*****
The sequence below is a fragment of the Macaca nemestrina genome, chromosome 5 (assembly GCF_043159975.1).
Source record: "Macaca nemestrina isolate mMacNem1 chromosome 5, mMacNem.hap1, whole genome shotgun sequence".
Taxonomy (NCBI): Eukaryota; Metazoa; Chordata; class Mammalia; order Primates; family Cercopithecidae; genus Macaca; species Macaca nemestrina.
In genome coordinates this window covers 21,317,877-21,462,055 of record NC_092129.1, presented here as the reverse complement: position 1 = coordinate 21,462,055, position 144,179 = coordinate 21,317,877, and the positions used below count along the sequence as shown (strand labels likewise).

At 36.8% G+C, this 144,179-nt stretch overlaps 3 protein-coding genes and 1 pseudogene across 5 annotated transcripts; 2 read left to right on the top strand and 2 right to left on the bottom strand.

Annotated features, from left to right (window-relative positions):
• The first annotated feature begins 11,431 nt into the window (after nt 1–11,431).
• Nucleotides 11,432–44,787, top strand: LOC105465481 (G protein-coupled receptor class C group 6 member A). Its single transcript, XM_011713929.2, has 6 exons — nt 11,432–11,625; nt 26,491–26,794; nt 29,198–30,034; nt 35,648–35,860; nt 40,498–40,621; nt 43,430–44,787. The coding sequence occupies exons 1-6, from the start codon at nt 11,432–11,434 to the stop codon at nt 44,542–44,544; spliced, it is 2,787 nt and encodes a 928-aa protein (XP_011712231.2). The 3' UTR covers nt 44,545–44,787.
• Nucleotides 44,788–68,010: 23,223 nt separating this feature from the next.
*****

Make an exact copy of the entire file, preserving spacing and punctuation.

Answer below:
The sequence below is a fragment of the Macaca nemestrina genome, chromosome 5 (assembly GCF_043159975.1).
Source record: "Macaca nemestrina isolate mMacNem1 chromosome 5, mMacNem.hap1, whole genome shotgun sequence".
Taxonomy (NCBI): Eukaryota; Metazoa; Chordata; class Mammalia; order Primates; family Cercopithecidae; genus Macaca; species Macaca nemestrina.
In genome coordinates this window covers 21,317,877-21,462,055 of record NC_092129.1, presented here as the reverse complement: position 1 = coordinate 21,462,055, position 144,179 = coordinate 21,317,877, and the positions used below count along the sequence as shown (strand labels likewise).

At 36.8% G+C, this 144,179-nt stretch overlaps 3 protein-coding genes and 1 pseudogene across 5 annotated transcripts; 2 read left to right on the top strand and 2 right to left on the bottom strand.

Annotated features, from left to right (window-relative positions):
• The first annotated feature begins 11,431 nt into the window (after nt 1–11,431).
• Nucleotides 11,432–44,787, top strand: LOC105465481 (G protein-coupled receptor class C group 6 member A). Its single transcript, XM_011713929.2, has 6 exons — nt 11,432–11,625; nt 26,491–26,794; nt 29,198–30,034; nt 35,648–35,860; nt 40,498–40,621; nt 43,430–44,787. The coding sequence occupies exons 1-6, from the start codon at nt 11,432–11,434 to the stop codon at nt 44,542–44,544; spliced, it is 2,787 nt and encodes a 928-aa protein (XP_011712231.2). The 3' UTR covers nt 44,545–44,787.
• Nucleotides 44,788–68,010: 23,223 nt separating this feature from the next.